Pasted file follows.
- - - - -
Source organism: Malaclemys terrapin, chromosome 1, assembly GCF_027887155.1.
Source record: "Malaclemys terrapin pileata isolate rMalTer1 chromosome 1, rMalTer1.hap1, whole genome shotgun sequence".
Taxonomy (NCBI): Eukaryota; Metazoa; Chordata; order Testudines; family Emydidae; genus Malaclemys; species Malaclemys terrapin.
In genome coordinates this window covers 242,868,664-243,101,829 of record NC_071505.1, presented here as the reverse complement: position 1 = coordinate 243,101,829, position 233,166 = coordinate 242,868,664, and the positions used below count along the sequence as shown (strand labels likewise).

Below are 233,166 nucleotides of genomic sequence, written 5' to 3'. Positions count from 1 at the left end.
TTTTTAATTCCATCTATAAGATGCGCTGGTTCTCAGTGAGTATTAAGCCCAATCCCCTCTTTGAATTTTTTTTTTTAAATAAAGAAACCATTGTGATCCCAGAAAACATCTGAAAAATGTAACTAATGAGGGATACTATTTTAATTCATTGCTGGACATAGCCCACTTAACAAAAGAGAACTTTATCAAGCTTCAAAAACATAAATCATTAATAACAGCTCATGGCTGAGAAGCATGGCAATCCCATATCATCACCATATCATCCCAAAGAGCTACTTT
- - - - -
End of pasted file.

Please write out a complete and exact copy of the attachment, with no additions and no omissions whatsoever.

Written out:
Source organism: Malaclemys terrapin, chromosome 1, assembly GCF_027887155.1.
Source record: "Malaclemys terrapin pileata isolate rMalTer1 chromosome 1, rMalTer1.hap1, whole genome shotgun sequence".
Taxonomy (NCBI): Eukaryota; Metazoa; Chordata; order Testudines; family Emydidae; genus Malaclemys; species Malaclemys terrapin.
In genome coordinates this window covers 242,868,664-243,101,829 of record NC_071505.1, presented here as the reverse complement: position 1 = coordinate 243,101,829, position 233,166 = coordinate 242,868,664, and the positions used below count along the sequence as shown (strand labels likewise).

Below are 233,166 nucleotides of genomic sequence, written 5' to 3'. Positions count from 1 at the left end.
TTTTTAATTCCATCTATAAGATGCGCTGGTTCTCAGTGAGTATTAAGCCCAATCCCCTCTTTGAATTTTTTTTTTTAAATAAAGAAACCATTGTGATCCCAGAAAACATCTGAAAAATGTAACTAATGAGGGATACTATTTTAATTCATTGCTGGACATAGCCCACTTAACAAAAGAGAACTTTATCAAGCTTCAAAAACATAAATCATTAATAACAGCTCATGGCTGAGAAGCATGGCAATCCCATATCATCACCATATCATCCCAAAGAGCTACTTT